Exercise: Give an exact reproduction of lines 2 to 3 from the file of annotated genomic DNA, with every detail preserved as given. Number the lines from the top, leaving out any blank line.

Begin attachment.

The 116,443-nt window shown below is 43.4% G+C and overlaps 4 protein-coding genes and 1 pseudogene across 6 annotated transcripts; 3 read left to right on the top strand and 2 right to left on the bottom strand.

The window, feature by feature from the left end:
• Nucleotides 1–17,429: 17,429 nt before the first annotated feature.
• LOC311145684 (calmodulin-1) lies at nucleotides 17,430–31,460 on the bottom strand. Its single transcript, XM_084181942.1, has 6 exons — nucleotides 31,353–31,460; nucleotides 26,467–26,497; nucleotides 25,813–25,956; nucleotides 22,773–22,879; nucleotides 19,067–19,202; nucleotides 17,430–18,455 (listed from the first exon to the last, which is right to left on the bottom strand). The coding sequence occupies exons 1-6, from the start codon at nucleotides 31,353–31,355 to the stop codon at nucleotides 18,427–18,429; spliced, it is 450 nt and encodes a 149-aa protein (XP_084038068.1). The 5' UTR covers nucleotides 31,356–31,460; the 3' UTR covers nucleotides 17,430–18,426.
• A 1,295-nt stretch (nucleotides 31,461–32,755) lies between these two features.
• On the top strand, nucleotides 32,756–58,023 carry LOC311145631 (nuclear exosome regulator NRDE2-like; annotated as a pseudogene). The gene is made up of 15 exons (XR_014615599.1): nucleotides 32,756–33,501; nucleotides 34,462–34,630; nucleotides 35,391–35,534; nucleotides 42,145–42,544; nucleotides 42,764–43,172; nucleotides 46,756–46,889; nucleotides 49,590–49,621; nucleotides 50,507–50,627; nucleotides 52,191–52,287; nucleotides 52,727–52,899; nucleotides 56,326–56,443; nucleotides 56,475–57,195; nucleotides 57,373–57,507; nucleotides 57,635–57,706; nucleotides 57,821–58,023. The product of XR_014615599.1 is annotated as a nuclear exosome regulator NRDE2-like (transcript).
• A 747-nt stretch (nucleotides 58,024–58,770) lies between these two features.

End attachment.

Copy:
The window, feature by feature from the left end:
• Nucleotides 1–17,429: 17,429 nt before the first annotated feature.